"Rock my RV with Bret Michaels" airs Sunday nights at 9 p.m. on Travel Channel.
Credit: Travel Channel
After decades in the spotlight as a glam metal frontman, 50-year-old rocker reality star Bret Michaels is throwing a new skill into the mix — tricking out RVs and rocking the open road.
For Michaels, RVing is much more than a means of transportation — it's a lifestyle. The rock star holds tight to countless childhood memories in an RV, and now spends nine months out of the year on the road, logging millions of miles.
Sunday night, the self-proclaimed "ultimate RV adventurer" debuted a new show on the Travel Channel, "Rock my RV with Bret Michaels." In the 16-episode series, the "Rock of Love" star will lead a design team as they transform worn out, dilapidated RVs into the most luxurious, over-the-top, tricked out mobile mansions on the road. To get America revved up, the hands-on aficionado has five things he wants you to know about hitting the open road in an RV.
1. They're not just the chariot of choice for retirees. Anyone, at any age, can rock an RV road trip.
"I hope that it shows that the open road is for any generation. My mom and dad were pretty young when they were doing it. It’s sort of like the the Wild West. You go out there and it’s a great adventure."
2. Be mindful of the cramped quarters.
"When you take a road trip, whether you’re in a car or an RV, let me just assure you, you’re either going to bond for life and have great memories or you may possibly never speak to each other again. This is my best advice: You want as much space as you can get. Stop at a place where you can get out of that thing and get away from each other for a little bit. Go out, walk around, hike, stretch out, enjoy the scenery."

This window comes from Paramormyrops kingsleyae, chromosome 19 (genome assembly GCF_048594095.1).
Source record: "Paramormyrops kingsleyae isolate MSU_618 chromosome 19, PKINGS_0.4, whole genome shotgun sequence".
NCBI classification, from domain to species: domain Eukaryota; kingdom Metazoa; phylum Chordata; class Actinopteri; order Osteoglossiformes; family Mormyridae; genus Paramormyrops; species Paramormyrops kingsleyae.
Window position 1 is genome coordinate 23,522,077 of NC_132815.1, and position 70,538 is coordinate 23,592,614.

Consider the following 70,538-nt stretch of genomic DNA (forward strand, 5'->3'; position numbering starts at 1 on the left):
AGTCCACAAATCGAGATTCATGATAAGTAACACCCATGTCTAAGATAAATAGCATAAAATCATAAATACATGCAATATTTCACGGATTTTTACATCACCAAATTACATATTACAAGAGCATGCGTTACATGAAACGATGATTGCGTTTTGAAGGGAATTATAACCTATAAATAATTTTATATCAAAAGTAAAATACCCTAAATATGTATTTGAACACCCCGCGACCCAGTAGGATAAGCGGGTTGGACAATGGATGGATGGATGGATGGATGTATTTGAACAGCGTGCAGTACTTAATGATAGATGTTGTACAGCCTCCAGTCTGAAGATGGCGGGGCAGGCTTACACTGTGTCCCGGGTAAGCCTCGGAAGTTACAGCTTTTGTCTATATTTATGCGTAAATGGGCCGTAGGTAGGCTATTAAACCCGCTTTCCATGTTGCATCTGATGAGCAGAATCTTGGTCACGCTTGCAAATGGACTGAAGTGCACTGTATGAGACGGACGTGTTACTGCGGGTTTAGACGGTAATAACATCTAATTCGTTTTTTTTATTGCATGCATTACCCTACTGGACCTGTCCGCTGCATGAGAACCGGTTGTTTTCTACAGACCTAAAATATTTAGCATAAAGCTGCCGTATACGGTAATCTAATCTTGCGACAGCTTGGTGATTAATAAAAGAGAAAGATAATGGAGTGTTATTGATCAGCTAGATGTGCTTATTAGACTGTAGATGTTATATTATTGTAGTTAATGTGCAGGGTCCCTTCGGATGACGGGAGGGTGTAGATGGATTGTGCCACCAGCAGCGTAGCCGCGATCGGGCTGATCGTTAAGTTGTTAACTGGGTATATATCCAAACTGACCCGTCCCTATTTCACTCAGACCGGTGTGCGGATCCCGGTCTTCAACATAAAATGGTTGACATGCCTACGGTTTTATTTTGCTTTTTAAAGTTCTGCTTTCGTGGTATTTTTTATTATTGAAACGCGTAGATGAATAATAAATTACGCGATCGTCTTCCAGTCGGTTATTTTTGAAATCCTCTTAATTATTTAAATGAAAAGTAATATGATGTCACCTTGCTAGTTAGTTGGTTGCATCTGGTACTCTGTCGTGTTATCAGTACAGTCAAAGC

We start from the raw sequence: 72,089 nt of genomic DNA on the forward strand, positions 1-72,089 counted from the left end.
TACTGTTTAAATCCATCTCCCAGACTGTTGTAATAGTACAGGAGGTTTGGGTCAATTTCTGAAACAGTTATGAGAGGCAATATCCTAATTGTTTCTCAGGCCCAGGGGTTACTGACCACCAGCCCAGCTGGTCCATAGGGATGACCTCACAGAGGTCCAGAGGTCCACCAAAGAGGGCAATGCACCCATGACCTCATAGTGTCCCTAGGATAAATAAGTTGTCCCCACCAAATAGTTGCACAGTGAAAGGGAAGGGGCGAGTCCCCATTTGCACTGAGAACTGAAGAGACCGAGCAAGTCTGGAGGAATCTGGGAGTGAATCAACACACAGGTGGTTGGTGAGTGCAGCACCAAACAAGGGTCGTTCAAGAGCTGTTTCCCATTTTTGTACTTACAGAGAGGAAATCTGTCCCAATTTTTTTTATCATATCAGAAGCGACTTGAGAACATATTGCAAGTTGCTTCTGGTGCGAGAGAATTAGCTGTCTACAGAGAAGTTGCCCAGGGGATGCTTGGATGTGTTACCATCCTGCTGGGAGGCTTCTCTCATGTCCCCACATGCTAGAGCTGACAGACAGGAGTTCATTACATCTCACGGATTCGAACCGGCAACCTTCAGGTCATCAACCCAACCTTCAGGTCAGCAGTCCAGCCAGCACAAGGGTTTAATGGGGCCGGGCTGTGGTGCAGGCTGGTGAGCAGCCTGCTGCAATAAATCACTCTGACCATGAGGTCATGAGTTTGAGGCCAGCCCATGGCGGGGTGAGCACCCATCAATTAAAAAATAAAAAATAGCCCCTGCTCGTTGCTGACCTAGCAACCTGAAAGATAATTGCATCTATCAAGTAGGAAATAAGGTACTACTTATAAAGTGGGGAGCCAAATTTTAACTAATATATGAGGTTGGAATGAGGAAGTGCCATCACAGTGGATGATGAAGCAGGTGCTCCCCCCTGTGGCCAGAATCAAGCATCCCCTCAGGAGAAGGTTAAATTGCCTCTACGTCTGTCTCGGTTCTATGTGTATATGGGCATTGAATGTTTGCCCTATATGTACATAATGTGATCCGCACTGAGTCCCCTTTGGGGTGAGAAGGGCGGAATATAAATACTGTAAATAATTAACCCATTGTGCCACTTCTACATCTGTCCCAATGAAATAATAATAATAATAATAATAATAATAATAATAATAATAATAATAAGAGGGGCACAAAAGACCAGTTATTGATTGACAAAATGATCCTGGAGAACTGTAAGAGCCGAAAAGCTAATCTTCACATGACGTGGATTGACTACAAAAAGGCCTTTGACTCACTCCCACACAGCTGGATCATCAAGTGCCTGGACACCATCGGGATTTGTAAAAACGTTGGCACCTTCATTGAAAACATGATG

3. Slow ride, take it easy.
"Don’t be in a rush to get from Point A to Point B. I would not drive super-fast. In an RV, you want to get into a little more of a cruise feel, and get a feel of the weight and the wind."
4. Bigger is not better.
"If you’re going to start RVing, you might want to start with a little smaller one and get a good feel of the groove of the road as you’re going. It’s just like starting out on anything. If you’re going to ride a Harley, you don’t want to jump on the biggest, heaviest one right away. You graduate up a little bit."
5. He takes tricking out your RV seriously.
"The first thing I have to do with most of these is look at the structure, the rust factor, what we can and can’t do — and most important is weight. You can’t put too much weight on this thing. Forget about gas; it could be quite dangerous. So it’s really a matter of function and fun. I’ve got to create both. I want it to be fun, but it’s got to function and I want their experience when they leave to be enjoyable. A lot of these RV shows, they build these in a garage and they make things that could never possibly go down the road. My job is to make it be able to go wherever they want it — go under any bridge, go anywhere they want, any beach, any side of a mountain that they want to go. I want it to be fun and functional."